by Madelaine Nerson MacNamara  ©2013

The guitar case
Bobs by your knee.
Orange street lights
Nest in puddles.

Striding the bridge
Near the courthouse
Do you wonder
Who'll dance tonight?

Sunday, August 25, 2013


    © 2012 Madelaine Nerson MacNamara

Voices criss-cross the silence between trains.
Eleven years old Mona Lisa processes
The length of the porcelain-tiled metro station.
Long flowered skirt, tight red scarf.
Eyes brandishing a lance and shield.
Thorough, professional, she detects a target. 

My fellow travellers set their face
Into automatic, neutral or reverse
Against the curse of street begging. 
I try magicking change into my wallet
Rummage twitching fingers 
For coins I know to be non-existent.

From the barricade 
of warm coat, yellow bench
I withstand her entreaties
Perplex her with nodded 
Smiles that don't manage 
To convince me not to mind her.

Once more I've left myself 
Be swayed, failed to fight our corner 
Despite, unlike my companions,
Lacking valid reasons for refusing alms.
Next Sunday's Gospel reading
Confirms: "Give to everyone who asks".

Thursday, August 15, 2013

A Week on the Beara Peninsula, West Cork, Ireland

by   Cecilia Lynch  ©  2013

July 2013  

I stood on the deck of the trawler facing the receding land.  Huge mountain peaks dwarfed the homes clinging to the lower slopes of the Mishkish range.  Ahead lay the Sceilg, austere and rugged, last outpost of the ancient monasteries.  The restless ocean  was alive with dolphins and whales.

View from Travara.           Photo © Victor Sullivan

I stood inside ancient stone circles, built as places of sun worship three to four thousand years ago.  The huge stones were weathered with age, some had fallen but they still pointed to significant solar and lunar events. They faced the rising sun and had also a view of the sun as it set over the ocean.  In the centre was the Altar stone, where perhaps dark deeds were done.

I explored rocky coves, unspoiled and untouched, where fish were plentiful and human presence had no influence.

I walked to isolated villages, where the houses were coloured in rainbow hues and no human was to be seen in the vicinity.  The mountains towered all around.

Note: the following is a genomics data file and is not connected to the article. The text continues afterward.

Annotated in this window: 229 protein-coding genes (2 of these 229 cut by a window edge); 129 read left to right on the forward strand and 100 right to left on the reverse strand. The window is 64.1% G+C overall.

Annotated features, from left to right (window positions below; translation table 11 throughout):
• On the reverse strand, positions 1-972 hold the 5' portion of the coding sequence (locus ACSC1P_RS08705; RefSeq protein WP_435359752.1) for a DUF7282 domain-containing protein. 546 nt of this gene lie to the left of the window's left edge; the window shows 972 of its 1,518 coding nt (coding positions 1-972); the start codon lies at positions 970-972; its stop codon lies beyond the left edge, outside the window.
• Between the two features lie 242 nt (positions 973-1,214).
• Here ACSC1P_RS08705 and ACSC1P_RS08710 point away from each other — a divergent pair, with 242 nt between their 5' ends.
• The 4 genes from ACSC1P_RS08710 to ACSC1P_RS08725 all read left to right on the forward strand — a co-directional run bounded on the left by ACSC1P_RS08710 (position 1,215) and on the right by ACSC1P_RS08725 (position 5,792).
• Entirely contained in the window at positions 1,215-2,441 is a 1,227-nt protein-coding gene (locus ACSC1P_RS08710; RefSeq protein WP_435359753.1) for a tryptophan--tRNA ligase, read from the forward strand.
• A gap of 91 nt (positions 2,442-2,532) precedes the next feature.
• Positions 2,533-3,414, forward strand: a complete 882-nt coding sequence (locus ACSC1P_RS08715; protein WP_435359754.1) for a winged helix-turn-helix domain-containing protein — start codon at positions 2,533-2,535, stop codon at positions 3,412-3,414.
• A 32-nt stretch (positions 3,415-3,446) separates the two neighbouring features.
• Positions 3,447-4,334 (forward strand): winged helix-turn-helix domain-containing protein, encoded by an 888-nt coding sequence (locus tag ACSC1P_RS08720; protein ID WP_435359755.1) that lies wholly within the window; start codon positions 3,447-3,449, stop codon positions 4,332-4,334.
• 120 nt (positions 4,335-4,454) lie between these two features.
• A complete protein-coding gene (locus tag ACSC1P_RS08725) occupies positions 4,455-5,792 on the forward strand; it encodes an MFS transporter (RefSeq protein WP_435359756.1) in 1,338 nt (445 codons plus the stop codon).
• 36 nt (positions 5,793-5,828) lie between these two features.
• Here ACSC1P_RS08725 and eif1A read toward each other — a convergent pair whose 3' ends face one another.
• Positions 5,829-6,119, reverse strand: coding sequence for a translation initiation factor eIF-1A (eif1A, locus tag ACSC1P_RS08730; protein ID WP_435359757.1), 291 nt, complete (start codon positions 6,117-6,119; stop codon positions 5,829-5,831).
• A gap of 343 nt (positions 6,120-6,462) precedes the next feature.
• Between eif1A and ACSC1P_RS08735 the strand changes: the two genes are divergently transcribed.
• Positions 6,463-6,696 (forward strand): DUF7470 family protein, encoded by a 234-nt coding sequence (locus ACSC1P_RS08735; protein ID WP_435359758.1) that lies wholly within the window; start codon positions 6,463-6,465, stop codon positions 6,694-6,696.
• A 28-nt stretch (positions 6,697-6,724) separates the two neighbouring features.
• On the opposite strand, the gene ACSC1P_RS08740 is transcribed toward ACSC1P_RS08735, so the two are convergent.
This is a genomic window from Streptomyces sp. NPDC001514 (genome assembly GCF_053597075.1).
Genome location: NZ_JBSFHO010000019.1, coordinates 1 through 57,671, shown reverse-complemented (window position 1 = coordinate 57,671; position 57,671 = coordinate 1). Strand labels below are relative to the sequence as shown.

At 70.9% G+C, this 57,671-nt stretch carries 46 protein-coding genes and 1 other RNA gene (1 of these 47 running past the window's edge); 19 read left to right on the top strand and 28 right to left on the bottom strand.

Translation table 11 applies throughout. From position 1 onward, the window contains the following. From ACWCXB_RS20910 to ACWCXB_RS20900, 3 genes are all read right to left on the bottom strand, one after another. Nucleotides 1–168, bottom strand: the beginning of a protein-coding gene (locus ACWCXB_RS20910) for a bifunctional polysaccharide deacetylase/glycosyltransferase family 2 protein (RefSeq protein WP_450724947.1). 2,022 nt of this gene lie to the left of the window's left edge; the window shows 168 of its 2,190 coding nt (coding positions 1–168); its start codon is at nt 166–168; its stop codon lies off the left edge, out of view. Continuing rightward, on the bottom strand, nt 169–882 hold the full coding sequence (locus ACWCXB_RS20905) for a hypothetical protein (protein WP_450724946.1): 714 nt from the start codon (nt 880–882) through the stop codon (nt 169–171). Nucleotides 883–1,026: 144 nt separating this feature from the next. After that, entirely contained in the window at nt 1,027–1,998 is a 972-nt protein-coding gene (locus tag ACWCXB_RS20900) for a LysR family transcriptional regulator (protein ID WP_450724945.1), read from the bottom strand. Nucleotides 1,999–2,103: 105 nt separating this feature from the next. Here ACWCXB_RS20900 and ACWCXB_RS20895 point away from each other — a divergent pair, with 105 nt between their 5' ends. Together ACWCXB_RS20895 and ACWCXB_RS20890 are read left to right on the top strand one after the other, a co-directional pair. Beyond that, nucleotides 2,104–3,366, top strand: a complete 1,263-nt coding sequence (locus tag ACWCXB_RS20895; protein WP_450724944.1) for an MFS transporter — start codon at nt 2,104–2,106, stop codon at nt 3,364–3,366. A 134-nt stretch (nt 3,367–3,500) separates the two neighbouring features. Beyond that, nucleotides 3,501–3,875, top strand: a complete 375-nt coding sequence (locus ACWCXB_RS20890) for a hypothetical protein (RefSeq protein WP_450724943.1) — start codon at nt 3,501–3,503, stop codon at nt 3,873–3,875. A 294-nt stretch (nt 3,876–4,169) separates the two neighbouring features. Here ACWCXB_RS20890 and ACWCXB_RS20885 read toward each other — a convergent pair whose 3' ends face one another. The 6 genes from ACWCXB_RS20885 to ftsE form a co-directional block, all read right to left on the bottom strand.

I watched the small fishing boats attend to the fish farms and oyster beds from my vantage point on the cliffs.

I attended the  Village Festival Country Show,  Irish dancing in the streets, set dancers in the Hall, stalls selling home-made bread, honey, cakes, wine, cheese, bric-a-brack, art and crafts, home knitting.

It is another world, a place apart from the grimy city.  It is a place of peace and serenity, unchanging, elemental and heartbreakingly beautiful.

Tuesday, August 13, 2013

Report on Bantry Literary Festival 2013

by Cecily Lynch

Bantry was resplendent in tropical sunshine.  People  rejoiced in the sizzling heat, went boating and swimming, entered the forests to cool down.   The literary festival was enhanced by this Mediterranean  atmosphere.

We sank gratefully into the library for the talks and into the cool and darkened hotel conference room for the evening lectures. 

Mervyn Bragg's talk was very touching and humane.  He read from his latest book, Grace and Molly.  I admired his frankness and pride in his roots in  a working town in northern England.

I particularly admired the Bantry Writing Circle's  readings, which were of a professional standard and their play which was most entertaining and comic, catching as it did the humour of the West Cork people who consider food and hospitality as the most important element in  dealing with any  crisis, be it cancer, imprisonment or death.

CNFWG presentation at Bantry Library.   Photo © Marie Guillot

The Cork Non-fiction Writers' presentation was a great success.  Victor explained very well what happens in our circle, ably helped by Marie.  Most members at the workshop had a chance to speak and give their opinions, showing participation in the discussion.  Interest was expressed by people attending the workshop  in setting up their own writing circle in their local libraries, thereby showing that the presentation was a success.

The morning talks in Bantry House were delightful. The sun beamed  as the pretty lady who sailed all the oceans in the world to highlight the spoilage of the seas by pollution, spoke about the narrow escapes she had  as her yacht was caught in storms.

Readings in the library were outstanding, especially those of Claire Kilroy who caught the dialogue of country dwellers perfectly and with trenchant humour.

The final offering was the 'Literary Tea', where Rumor Godden's eldest daughter spoke movingly about her mother's life in India after her husband left her to bring up two children on her own.  The British colonial period in India was evoked very lovingly and touchingly.